The aim of this thesis is to study the practices and background of Voodoo in New Orleans through a holistic lens. This holistic lens includes researching the history of Voodoo in New Orleans, previous research done on Voodoo practice in New Orleans, contacting current practitioners and performing informal interviews, and participant-observation of New Orleans Voodoo rituals. This work is divided into three sections; the first delves into the history and current state of Voodoo of New Orleans. The second section discusses how Voodoo has influenced other cultural areas in New Orleans. The third section discusses how Voodoo and tourism interrelate with one another. The conclusion of this work addresses how through out history, influences on other areas of New Orleans culture, and tourism, the original ideas of Voodoo in New Orleans has stretched out beyond the original spectacle of Voodoo into the various ways individuals think about Voodoo. This also influences how practitioners view their own practice by reacting to how non-practitioners view Voodoo. It is like the metaphor of the snake eating his own tail, how Voodoo is practiced and then perceived by outsiders keeps feeding into each other.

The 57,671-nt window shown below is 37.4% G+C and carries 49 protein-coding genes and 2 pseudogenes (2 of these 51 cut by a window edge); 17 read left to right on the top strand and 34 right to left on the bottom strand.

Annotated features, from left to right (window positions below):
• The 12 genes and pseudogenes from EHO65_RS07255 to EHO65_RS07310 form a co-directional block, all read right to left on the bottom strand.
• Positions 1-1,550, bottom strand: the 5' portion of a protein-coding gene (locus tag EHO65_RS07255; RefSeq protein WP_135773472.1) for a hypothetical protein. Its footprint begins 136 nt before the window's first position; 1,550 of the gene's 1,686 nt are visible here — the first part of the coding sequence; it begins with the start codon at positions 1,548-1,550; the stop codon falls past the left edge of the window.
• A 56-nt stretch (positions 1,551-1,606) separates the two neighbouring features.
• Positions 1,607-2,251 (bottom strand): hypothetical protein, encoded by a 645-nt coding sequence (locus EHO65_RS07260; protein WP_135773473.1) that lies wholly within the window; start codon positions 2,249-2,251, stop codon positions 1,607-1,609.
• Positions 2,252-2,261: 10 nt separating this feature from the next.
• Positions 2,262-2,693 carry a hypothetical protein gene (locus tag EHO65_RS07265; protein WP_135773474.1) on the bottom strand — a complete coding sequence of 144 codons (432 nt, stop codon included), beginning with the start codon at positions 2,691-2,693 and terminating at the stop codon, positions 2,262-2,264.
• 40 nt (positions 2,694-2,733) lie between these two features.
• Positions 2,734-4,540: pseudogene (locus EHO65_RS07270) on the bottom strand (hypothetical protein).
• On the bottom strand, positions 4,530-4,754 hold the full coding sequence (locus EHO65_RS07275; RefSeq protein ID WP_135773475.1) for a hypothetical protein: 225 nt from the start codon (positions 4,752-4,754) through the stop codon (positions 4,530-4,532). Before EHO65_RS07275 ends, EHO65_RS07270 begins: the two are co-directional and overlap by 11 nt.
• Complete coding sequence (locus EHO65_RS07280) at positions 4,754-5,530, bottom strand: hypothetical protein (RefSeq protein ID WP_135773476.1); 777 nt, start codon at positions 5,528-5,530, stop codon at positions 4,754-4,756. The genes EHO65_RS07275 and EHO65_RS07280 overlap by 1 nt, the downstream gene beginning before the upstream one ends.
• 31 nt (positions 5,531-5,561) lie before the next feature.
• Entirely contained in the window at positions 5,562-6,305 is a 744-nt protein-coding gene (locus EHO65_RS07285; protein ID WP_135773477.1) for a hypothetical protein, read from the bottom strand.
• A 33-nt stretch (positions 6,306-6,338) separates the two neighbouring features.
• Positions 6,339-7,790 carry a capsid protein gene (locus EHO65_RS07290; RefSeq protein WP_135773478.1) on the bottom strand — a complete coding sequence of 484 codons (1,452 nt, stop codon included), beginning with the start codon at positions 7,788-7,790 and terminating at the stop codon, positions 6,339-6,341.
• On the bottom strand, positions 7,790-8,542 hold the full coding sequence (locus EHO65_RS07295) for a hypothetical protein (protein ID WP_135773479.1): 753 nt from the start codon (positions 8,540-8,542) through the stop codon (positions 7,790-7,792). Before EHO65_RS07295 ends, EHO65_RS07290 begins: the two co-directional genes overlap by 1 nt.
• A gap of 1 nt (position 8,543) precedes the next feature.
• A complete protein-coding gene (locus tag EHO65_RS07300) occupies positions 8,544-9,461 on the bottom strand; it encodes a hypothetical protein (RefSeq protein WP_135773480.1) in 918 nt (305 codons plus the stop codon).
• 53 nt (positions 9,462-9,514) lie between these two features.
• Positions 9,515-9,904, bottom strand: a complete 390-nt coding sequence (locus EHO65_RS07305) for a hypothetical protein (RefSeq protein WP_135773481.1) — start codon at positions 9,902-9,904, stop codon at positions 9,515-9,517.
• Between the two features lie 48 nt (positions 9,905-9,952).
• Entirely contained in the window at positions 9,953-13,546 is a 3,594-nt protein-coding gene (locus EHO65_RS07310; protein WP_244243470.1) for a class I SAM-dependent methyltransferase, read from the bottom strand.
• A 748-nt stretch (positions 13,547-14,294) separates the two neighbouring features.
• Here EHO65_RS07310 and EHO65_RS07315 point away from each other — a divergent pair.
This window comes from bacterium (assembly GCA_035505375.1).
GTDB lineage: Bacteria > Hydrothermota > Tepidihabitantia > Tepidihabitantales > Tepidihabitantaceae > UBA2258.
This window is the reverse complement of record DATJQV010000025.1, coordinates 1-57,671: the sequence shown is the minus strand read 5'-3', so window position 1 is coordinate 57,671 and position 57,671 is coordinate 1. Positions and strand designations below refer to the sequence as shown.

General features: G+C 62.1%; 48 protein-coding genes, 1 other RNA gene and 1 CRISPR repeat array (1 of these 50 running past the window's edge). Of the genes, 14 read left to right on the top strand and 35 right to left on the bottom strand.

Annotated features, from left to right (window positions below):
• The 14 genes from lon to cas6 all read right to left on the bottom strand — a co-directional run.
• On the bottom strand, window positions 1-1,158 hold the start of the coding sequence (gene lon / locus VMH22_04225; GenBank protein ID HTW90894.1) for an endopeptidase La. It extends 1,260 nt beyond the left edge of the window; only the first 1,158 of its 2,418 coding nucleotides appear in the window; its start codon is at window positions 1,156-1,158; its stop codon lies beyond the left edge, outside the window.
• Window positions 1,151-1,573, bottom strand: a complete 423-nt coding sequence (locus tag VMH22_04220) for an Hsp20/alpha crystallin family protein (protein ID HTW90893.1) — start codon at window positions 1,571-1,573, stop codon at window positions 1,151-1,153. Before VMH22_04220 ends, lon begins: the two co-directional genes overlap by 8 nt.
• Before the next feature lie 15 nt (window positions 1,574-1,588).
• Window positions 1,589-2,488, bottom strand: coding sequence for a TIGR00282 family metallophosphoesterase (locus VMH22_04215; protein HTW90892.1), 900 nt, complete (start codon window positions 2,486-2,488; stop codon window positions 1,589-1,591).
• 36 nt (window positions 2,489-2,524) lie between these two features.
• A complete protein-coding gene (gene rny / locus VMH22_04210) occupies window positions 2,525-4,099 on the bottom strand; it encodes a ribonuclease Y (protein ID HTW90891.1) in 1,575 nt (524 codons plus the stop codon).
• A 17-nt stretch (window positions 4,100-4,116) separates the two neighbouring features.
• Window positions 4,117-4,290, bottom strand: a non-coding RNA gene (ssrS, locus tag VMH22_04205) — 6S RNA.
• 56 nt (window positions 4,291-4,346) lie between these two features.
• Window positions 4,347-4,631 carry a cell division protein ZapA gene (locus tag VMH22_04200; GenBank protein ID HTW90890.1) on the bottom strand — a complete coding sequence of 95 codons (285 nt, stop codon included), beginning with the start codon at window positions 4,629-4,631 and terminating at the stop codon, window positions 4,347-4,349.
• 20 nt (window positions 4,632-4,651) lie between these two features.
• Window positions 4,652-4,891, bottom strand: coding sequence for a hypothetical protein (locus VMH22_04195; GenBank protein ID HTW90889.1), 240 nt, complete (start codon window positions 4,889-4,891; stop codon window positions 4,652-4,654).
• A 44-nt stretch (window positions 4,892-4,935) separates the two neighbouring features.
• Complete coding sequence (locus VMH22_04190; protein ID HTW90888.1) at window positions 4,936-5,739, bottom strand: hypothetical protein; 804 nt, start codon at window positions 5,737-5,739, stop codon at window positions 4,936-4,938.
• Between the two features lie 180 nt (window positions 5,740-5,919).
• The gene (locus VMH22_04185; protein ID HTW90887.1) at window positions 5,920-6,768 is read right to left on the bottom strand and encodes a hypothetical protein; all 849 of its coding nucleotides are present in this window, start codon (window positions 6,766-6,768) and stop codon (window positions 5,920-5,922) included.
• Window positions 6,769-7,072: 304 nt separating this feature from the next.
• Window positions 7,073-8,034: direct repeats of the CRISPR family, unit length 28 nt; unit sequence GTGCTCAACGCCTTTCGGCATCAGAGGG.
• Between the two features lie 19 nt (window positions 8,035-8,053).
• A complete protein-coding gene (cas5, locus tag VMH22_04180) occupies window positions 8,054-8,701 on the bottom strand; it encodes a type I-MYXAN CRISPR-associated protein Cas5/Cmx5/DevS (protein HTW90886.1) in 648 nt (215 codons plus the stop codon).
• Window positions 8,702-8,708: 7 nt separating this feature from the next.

|Advisor:||Kuipers, Joel, Grinker, Roy Richard|
|School:||The George Washington University|
|School Location:||United States -- District of Columbia|
|Source:||MAI 55/01M(E), Masters Abstracts International|
|Subjects:||Religion, Cultural anthropology, American history, Folklore|
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